Vitamin D Confusion

February 6, 2014

 

Does Vitamin D supplementation plat a role in serious conditions?  Can “vitamin” really help so many disease such as cancer and MS? Do people benefit from large doses of D?  Have their been any side effects of supplementation?

 

The media bombarded the public with reports claiming that vitamin D could be of help to so many diseases.  It seems that everyone is taking it. Rigorous studies are needed to confirm whether vitamin D is the wonder drug. And more recently, several studies have some convinced that D is over hyped

 

Some of the confusion on the effectiveness of vitamin D  is from major study published recently in the journal the Lancet Diabetes & Endocrinology.  Researchers reviewed  more than three dozen randomized controlled trials that studied the health impacts of vitamin D supplementation. They found that vitamin D supplementation with or without calcium doesn’t seem to play a significant role in serious conditions.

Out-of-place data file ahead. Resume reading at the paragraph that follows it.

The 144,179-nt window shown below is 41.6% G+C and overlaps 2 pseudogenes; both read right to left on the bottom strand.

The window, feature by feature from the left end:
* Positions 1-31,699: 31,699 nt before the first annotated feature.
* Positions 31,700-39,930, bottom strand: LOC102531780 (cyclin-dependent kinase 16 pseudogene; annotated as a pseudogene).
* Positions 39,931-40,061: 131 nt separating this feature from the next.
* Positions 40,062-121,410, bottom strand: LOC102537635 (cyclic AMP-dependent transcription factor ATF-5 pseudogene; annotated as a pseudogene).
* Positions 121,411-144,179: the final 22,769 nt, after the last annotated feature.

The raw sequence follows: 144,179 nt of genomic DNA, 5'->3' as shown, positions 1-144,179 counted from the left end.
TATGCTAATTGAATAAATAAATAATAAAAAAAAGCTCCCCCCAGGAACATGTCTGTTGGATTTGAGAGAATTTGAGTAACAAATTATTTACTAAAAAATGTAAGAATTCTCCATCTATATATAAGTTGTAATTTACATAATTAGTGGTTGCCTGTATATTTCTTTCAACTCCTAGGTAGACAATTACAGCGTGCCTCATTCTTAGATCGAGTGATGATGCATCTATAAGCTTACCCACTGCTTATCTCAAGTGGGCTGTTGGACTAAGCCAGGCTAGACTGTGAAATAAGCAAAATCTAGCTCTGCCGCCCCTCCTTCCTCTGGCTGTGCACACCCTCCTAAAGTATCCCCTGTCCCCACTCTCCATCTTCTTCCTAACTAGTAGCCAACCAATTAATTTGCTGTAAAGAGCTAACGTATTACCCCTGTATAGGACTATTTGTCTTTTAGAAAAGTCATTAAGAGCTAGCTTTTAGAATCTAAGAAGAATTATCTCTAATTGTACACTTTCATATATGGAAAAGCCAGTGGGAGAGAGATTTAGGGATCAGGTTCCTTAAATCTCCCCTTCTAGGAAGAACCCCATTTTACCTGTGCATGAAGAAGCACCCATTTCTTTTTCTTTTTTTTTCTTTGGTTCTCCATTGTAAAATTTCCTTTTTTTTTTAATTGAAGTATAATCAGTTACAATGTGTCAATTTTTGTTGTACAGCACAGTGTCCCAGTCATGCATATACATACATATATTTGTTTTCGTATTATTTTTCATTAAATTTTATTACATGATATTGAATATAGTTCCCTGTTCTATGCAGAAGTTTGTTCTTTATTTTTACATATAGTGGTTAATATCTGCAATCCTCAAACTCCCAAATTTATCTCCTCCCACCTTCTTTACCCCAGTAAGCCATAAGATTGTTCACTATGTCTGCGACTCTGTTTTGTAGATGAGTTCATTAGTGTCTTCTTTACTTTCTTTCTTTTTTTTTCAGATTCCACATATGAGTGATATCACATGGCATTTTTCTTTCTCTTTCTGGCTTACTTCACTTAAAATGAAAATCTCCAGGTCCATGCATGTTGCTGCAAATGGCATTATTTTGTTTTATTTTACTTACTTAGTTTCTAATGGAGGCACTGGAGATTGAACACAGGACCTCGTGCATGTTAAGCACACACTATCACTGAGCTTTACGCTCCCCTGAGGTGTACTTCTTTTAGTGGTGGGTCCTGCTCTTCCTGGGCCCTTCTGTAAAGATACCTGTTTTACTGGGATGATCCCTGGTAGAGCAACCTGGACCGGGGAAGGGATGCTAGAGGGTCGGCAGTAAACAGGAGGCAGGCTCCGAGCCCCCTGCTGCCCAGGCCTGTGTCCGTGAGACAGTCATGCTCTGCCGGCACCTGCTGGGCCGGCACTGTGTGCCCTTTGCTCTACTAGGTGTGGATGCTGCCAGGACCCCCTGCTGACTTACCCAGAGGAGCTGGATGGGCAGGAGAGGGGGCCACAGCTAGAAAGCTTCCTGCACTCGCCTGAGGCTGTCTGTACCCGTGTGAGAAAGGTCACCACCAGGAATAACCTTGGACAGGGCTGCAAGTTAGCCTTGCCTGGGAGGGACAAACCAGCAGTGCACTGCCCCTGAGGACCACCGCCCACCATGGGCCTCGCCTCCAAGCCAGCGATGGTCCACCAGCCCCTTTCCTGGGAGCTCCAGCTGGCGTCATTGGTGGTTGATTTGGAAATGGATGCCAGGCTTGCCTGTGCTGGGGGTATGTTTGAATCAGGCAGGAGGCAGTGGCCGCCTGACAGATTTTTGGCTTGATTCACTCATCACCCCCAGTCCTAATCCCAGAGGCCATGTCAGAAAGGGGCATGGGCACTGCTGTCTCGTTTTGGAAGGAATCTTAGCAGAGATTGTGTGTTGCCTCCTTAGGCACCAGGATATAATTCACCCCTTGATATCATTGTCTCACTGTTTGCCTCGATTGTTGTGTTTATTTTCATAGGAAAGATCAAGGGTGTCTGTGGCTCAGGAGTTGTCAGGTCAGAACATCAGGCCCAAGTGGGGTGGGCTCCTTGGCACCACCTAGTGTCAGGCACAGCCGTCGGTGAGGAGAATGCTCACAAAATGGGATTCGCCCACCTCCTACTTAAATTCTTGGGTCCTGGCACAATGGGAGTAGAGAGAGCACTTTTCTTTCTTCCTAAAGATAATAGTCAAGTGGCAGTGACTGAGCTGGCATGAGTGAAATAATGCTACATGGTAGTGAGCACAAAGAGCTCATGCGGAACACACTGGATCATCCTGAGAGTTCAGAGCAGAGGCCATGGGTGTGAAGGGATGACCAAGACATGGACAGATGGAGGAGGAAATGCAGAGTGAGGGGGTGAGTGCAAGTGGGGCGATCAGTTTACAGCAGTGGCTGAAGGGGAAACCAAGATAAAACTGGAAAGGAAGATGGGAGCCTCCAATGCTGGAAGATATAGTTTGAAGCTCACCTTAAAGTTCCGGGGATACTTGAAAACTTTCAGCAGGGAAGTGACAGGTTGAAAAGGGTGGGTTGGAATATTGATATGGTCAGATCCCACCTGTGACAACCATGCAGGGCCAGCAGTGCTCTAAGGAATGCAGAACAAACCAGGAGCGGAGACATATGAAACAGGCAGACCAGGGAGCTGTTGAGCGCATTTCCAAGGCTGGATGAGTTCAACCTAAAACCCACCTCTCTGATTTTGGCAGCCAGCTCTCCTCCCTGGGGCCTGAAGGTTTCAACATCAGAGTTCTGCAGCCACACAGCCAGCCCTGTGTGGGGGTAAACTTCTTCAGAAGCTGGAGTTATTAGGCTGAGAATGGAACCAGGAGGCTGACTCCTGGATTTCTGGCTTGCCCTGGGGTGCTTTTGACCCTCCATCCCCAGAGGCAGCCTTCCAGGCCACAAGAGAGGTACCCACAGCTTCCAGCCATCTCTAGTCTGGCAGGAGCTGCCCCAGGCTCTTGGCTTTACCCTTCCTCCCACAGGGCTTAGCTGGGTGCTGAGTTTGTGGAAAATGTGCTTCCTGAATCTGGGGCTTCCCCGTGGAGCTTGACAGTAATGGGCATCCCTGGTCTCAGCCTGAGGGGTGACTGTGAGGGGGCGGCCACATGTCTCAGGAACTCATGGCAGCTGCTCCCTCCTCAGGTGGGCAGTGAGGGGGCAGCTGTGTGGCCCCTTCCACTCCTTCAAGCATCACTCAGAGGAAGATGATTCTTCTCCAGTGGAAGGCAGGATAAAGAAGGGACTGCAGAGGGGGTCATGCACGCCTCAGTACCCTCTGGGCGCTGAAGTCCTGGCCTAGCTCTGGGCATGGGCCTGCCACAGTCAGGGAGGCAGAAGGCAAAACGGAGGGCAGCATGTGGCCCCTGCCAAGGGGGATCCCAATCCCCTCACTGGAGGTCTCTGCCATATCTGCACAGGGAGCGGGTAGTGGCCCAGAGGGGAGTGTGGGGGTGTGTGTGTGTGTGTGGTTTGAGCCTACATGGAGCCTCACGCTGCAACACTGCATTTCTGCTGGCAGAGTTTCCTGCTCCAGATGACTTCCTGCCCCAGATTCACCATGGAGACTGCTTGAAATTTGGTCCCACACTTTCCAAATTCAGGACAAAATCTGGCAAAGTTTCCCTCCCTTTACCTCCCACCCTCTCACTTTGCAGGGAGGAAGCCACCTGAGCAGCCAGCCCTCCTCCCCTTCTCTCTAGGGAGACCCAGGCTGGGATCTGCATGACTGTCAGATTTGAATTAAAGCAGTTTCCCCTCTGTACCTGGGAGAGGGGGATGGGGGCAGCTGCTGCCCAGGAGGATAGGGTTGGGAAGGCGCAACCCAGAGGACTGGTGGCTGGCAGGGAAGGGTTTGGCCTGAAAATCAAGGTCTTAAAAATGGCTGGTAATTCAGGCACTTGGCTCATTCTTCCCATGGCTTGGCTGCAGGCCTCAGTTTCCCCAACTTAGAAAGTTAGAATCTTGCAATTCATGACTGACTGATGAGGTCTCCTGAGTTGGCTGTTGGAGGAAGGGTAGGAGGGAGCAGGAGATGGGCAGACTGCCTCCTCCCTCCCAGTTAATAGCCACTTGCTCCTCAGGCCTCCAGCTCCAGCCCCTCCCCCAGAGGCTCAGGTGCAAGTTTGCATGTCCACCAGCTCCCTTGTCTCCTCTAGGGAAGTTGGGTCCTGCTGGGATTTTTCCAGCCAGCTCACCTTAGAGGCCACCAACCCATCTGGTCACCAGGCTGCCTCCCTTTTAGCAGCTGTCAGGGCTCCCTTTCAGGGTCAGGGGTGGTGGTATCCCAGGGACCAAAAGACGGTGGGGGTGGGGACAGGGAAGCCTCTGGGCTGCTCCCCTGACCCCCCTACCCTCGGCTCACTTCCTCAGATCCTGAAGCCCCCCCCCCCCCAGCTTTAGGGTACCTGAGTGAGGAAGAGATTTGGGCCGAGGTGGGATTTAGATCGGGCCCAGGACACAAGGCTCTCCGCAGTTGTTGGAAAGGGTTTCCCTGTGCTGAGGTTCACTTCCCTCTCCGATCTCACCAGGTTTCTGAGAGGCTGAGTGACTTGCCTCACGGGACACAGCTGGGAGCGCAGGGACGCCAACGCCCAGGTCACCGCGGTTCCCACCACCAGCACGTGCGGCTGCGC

Last year the Lancet published an analysis of vitamin D studies conducted by Bolland and colleagues. doesn’t They determined that D does not decrease the risk of osteoporosis.  French researchers in the Lancet Diabetes & Endocrinology reviewed several high-quality trials and found vitamin D doesn’t appear to lower disease rates.

 

Many of the studies that found vitamin D to be beneficial to health were observational. That means researchers followed a group of people and observed what happens to them. The problem is that it’s very difficult to draw accurate conclusions from these studies.  It’s just as likely that people who take vitamin D supplements are more likely to diet and exercise not because of D.

 

Randomized controlled trials, on the other hand, typically involve finding two similar groups of people, giving one a treatment and the other a placebo and watching the outcome.

Obviously, more research is needed.

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